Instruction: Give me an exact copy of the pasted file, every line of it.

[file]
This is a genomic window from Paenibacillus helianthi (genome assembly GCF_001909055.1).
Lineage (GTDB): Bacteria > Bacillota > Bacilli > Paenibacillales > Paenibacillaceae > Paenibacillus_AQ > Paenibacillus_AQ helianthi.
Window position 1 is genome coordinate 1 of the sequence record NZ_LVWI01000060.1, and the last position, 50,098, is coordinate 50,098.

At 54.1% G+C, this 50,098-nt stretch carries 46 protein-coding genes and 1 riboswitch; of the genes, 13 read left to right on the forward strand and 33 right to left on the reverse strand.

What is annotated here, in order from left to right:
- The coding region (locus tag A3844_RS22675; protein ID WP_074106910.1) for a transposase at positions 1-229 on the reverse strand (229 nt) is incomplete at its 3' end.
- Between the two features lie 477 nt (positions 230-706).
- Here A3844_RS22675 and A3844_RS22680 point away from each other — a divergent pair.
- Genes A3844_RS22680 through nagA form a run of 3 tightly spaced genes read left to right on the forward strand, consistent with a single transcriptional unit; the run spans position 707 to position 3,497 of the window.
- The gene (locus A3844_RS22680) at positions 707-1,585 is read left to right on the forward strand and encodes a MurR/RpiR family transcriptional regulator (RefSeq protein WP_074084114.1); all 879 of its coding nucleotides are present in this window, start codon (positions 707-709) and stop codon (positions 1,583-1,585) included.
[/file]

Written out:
This is a genomic window from Paenibacillus helianthi (genome assembly GCF_001909055.1).
Lineage (GTDB): Bacteria > Bacillota > Bacilli > Paenibacillales > Paenibacillaceae > Paenibacillus_AQ > Paenibacillus_AQ helianthi.
Window position 1 is genome coordinate 1 of the sequence record NZ_LVWI01000060.1, and the last position, 50,098, is coordinate 50,098.

At 54.1% G+C, this 50,098-nt stretch carries 46 protein-coding genes and 1 riboswitch; of the genes, 13 read left to right on the forward strand and 33 right to left on the reverse strand.

What is annotated here, in order from left to right:
- The coding region (locus tag A3844_RS22675; protein ID WP_074106910.1) for a transposase at positions 1-229 on the reverse strand (229 nt) is incomplete at its 3' end.
- Between the two features lie 477 nt (positions 230-706).
- Here A3844_RS22675 and A3844_RS22680 point away from each other — a divergent pair.
- Genes A3844_RS22680 through nagA form a run of 3 tightly spaced genes read left to right on the forward strand, consistent with a single transcriptional unit; the run spans position 707 to position 3,497 of the window.
- The gene (locus A3844_RS22680) at positions 707-1,585 is read left to right on the forward strand and encodes a MurR/RpiR family transcriptional regulator (RefSeq protein WP_074084114.1); all 879 of its coding nucleotides are present in this window, start codon (positions 707-709) and stop codon (positions 1,583-1,585) included.